Dr. Amelious Whyte, Jr., then-assistant dean of students and chief of staff, served as Ashlee’s NASPA Undergraduate Fellow Programs mentor and nudged her to consider the field of student affairs, too. “I thought I wanted to be an elected official or a lawyer, do something for the public good, but quickly realized I was not going to law school,” Ashlee laughed. “Amelious was right there to say, you’ve been really involved as a student leader, have you thought about other career opportunities to support students?”
“Complete catalyst of transformation”
After graduating in 2007, Ashlee made good on her deal and went away to graduate school, landing at the University of Maryland, College Park to pursue her master’s of education in counseling and college student personnel. What ensued was a “complete catalyst of transformation.”
As a transracial adoptee, lovingly “raised on lefse and lutefisk,” Ashlee had never quite known where she fit in with other People of Color, nor did she think of herself as a racialized body. Her graduate school application had been entitled “I’m A Twinkie,” and described her racialized experience being perceived as yellow, or Asian, on the outside and yet feeling white – due to being raised in and by her white adoptive family – on the inside as sticky and messy; much like a Twinkie. But by the end of her first semester of graduate school, Ashlee had fully embraced her identity as a Woman of Color.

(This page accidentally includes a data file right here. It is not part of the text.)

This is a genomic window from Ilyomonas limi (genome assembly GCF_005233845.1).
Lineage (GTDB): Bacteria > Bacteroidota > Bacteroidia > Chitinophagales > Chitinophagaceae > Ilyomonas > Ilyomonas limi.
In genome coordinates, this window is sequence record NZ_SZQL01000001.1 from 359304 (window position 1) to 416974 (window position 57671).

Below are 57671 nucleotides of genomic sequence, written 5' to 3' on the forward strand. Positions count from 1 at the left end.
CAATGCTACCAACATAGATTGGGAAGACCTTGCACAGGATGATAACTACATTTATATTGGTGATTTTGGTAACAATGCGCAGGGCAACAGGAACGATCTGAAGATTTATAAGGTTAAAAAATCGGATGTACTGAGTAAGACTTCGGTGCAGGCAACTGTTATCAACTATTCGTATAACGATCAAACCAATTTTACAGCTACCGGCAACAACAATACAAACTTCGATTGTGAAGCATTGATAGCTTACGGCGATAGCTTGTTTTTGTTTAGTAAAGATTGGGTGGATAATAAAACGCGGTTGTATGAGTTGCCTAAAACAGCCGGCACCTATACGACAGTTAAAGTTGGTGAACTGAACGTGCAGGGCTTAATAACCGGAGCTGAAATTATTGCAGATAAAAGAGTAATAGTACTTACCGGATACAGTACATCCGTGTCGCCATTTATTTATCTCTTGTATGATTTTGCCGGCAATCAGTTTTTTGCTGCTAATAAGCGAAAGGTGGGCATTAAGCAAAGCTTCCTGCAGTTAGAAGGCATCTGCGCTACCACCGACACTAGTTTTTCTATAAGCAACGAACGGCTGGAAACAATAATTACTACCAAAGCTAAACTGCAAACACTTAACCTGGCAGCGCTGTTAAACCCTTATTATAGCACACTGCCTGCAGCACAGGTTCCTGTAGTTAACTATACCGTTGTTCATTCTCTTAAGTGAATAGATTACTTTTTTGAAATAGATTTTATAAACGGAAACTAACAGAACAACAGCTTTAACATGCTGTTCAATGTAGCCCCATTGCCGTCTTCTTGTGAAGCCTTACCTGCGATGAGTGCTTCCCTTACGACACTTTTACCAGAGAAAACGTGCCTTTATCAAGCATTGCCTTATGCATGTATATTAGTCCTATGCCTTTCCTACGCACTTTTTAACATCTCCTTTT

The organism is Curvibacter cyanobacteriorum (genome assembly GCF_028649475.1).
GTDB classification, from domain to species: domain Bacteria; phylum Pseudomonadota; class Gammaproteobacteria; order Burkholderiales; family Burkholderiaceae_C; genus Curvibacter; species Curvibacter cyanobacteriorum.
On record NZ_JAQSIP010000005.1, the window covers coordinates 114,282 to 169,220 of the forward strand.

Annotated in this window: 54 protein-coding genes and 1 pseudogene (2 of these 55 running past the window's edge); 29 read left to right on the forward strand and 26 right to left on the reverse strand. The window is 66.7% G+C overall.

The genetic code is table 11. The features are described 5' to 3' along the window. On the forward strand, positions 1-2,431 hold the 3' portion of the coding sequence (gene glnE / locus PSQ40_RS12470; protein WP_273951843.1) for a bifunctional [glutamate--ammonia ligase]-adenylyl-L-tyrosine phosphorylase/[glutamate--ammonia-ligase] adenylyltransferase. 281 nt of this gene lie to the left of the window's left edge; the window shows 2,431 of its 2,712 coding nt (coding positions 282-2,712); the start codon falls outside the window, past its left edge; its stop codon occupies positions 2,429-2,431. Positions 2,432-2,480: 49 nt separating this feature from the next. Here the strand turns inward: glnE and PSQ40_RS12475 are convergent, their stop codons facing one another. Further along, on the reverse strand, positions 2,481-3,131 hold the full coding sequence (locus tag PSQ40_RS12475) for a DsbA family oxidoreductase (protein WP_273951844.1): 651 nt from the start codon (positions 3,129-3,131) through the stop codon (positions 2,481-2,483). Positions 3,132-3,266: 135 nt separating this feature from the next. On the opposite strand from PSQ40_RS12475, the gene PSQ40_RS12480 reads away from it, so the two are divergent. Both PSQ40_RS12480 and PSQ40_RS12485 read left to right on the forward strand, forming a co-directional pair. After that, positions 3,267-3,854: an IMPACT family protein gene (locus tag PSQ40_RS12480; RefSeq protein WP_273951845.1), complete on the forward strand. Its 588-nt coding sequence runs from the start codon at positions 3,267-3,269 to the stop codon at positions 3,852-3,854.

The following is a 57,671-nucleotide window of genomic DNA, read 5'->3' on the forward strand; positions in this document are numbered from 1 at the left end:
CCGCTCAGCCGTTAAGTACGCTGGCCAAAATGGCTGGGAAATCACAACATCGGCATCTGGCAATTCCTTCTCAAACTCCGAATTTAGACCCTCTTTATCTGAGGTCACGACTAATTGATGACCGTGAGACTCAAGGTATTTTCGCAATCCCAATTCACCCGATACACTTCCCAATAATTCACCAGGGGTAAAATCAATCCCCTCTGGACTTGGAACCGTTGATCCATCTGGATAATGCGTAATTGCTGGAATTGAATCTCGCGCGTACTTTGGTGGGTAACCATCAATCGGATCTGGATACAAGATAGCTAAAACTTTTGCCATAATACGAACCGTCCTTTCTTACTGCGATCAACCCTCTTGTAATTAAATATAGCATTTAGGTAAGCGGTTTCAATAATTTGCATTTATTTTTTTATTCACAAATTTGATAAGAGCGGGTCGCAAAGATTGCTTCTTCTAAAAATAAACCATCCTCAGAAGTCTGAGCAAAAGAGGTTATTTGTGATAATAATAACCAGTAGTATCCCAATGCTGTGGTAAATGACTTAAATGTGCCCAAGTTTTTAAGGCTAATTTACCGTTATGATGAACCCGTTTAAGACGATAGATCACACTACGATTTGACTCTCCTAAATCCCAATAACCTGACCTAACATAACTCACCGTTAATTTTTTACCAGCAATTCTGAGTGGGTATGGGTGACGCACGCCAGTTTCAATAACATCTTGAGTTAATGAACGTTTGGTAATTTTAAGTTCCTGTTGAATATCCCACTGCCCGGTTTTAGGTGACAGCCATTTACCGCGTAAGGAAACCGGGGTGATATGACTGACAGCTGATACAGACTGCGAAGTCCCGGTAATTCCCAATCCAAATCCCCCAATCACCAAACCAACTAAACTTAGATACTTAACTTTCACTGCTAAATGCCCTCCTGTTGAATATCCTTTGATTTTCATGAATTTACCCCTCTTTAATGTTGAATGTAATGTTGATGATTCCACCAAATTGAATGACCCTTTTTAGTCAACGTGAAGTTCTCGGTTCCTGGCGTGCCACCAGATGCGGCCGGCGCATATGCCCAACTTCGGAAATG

“Part of it was just living in the DC metro and being around other People of Color, but it was also in my master’s coursework,” she said. “I started to know myself in new ways through the theories that I was reading.”
For the first time in her life, Ashlee also had an Asian American faculty member and mentor. It was through those relationships and her own identity exploration that she began to consider how identity, specifically race, contributes to students’ overall belonging in higher ed spaces and the unique role she was positioned in to advocate for them along the way.
This work led her all across the country – and globe – with positions at Georgetown University, Dartmouth College, and the Semester at Sea program, an experience she shared with her partner Kyle. After their fourteen-ports-in-four-months excursion, the two ended up enrolling in the same education leadership doctoral program at Miami University in Ohio. And this time, Ashlee’s identity was front and center.
Addressing the asterisk
“When I read about Asian American identity development, there was always this asterisk, as my identity as a transracial adoptee didn’t quite fit,” she said. “I knew I wanted to study transracial adoptees in higher ed; specifically, what are the experiences of transracial adoptees and how can I contribute to writing our story into existence in the field?”